Alaska Institute for Justice (AIJ) is a nonprofit organization dedicated to protecting the human rights of all Alaskans. Formerly known as the Alaska Immigration Justice Project, it transformed into the Alaska Institute for Justice to reflect the inclusion of an additional program dedicated to environmental and social justice issues, the Research and Policy Institute. Recognizing that limited English proficiency limits access to needed legal, medical, and social services, AIJ developed the Language Interpreter Center.
Among their many projects, the group works to help communities facing a perilous future due to climate change. One such community is Kwigillingok (Kuigilnguq), threatened by repeated flooding and erosion. According to their report, AIJ found “the combined effects of erosion, flooding, permafrost thaw, and severe weather have resulted in significant damage to homes and infrastructure in Kwigillingok and created significant health risks to the community.” On their behalf, AIJ seeks dialogue with state and federal agencies to secure funding and technical assistance for the native community. Specifically, they need replacement of heavy equipment for relocating homes; relocation of homes vulnerable to natural hazards; construction of flood mitigation infrastructure; and funding for monitoring and resilience planning activities.
AIJ’s Executive Director, Robin Bronen is a senior research scientist at the University of Alaska Fairbanks as well as a human rights attorney with a keen interest in climate-induced displacement of native communities.
“Human rights have to be at the forefront of how we respond to the climate crisis, and the laws and policies that have oppressed people cannot be what guides us into the future. We are in the middle of a transformation, and there’s all this hope about what we can create with this intersection of human rights and communities and justice,” Bronen said in a Climate Justice Resilience Fund interview regarding her work.
AIJ members are hopeful, yet cautiously so, that the Biden administration’s focus on climate change will make a difference in the lives of Alaska native communities. In a recent panel discussion Pathways to Change and Justice for Underserved and Indigenous Communities Along Changing Coastlines, Bronen urged people to not let up, to urgently seek solutions from their elected officials and environmental justice advocacy partners.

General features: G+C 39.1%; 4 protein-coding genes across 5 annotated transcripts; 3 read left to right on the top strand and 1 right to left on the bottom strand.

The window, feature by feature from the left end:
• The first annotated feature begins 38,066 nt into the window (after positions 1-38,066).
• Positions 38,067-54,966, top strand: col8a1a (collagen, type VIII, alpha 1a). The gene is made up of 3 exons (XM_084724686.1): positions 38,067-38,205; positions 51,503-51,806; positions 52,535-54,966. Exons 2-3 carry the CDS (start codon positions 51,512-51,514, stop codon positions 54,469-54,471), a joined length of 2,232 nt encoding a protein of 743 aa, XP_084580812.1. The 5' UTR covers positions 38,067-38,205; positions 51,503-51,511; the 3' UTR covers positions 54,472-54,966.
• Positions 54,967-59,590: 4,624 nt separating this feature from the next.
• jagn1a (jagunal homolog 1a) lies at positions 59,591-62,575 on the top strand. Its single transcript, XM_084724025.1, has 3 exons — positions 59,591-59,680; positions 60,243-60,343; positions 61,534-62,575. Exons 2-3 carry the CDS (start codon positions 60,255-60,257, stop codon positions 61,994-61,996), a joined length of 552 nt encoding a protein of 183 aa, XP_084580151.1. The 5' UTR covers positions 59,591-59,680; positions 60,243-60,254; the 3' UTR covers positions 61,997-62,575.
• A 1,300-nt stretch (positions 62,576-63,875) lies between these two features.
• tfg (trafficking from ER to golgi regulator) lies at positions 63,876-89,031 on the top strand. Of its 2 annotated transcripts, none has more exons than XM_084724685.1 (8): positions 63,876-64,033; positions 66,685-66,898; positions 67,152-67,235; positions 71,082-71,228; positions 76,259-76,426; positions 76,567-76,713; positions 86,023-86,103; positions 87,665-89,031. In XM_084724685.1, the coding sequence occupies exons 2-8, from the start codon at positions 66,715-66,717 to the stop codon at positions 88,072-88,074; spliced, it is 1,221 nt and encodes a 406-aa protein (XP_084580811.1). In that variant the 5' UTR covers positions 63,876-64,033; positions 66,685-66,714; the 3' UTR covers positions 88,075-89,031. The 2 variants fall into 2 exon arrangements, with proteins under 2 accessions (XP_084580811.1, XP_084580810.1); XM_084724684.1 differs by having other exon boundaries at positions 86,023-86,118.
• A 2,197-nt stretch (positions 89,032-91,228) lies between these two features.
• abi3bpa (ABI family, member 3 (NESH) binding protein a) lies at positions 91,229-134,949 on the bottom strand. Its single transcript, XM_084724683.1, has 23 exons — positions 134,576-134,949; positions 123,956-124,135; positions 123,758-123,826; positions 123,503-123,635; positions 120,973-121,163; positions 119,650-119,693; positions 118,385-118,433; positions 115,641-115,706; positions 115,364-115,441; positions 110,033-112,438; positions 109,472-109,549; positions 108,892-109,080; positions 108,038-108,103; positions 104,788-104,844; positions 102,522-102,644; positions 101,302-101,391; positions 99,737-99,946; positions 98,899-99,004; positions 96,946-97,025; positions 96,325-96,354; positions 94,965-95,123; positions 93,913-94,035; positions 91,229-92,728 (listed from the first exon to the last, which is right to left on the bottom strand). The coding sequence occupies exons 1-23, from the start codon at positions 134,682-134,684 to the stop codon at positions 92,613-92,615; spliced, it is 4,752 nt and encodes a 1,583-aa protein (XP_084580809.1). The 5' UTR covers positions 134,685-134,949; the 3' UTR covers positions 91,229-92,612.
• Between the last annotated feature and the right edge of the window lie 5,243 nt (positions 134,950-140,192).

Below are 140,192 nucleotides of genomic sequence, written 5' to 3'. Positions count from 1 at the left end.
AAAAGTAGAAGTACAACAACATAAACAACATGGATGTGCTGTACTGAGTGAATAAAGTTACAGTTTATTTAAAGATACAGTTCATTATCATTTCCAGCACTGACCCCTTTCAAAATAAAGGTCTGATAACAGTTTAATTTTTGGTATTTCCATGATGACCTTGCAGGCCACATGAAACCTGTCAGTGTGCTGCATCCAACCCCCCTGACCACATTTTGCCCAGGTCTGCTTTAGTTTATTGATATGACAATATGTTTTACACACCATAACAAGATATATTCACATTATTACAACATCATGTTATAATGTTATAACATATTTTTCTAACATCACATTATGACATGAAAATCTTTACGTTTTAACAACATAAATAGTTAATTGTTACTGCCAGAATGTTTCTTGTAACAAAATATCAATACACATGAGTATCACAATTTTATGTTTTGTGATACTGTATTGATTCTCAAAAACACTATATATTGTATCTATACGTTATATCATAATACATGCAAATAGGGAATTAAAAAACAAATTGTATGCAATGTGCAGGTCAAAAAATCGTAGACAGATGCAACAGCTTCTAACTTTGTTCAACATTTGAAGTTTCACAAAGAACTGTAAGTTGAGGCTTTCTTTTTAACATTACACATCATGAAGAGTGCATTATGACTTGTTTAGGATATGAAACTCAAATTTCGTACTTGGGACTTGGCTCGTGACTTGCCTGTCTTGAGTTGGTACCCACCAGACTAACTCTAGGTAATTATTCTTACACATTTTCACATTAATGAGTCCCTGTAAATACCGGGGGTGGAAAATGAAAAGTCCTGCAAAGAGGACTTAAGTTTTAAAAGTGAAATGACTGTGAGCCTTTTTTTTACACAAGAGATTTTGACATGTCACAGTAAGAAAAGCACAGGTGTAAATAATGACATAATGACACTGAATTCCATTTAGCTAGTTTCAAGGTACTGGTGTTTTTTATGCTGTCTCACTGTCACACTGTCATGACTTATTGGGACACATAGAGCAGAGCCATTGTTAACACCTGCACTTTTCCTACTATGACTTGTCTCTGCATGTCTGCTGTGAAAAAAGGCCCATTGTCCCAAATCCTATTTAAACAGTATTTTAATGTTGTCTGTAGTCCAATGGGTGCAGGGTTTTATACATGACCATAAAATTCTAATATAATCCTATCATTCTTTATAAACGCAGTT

AIJ’s work is focused on ensuring that tribal sovereignty is promoted and protected. In that vein, AIJ works to bring Indigenous peoples together so that they can share their expertise with each other and collectively advocate to ensure their human rights are protected. In 2012, AIJ helped facilitate a gathering between indigenous groups, the Yup’ik of Newtok, Alaska and people of the Carteret Islands, Papua New Guinea to explore opportunities for social and cultural resilience as they plan to relocate their communities. In 2018, the First People’s and Indigenous Peoples Convening on Climate-forced Displacement occurred in Alaska with Indigenous tribes from Alaska, Louisiana and Washington in the United States and community-based organizations from Kiribati, Marshall Islands, Fiji, Papua New Guinea, Palau, Samoa and Tuvalu.
AIJ is also working to develop community-based adaptation strategies that protect the health and well-being of Alaska Native communities. Working with 15 coastal Alaska Native villages to design and implement a community-led approach to decision-making about community relocation in the face of climate change, AIJ is also working with these Tribes to address the statutory and policy-level barriers that are preventing communities from accessing the resources they need to adapt.
Convened by the Climigration Network, Anthropocene Alliance, AIJ, and The Lowlander Center have formed a three-way partnership of organizations that represent front-line communities to support those seeking to relocate.
Written by Kerri McLean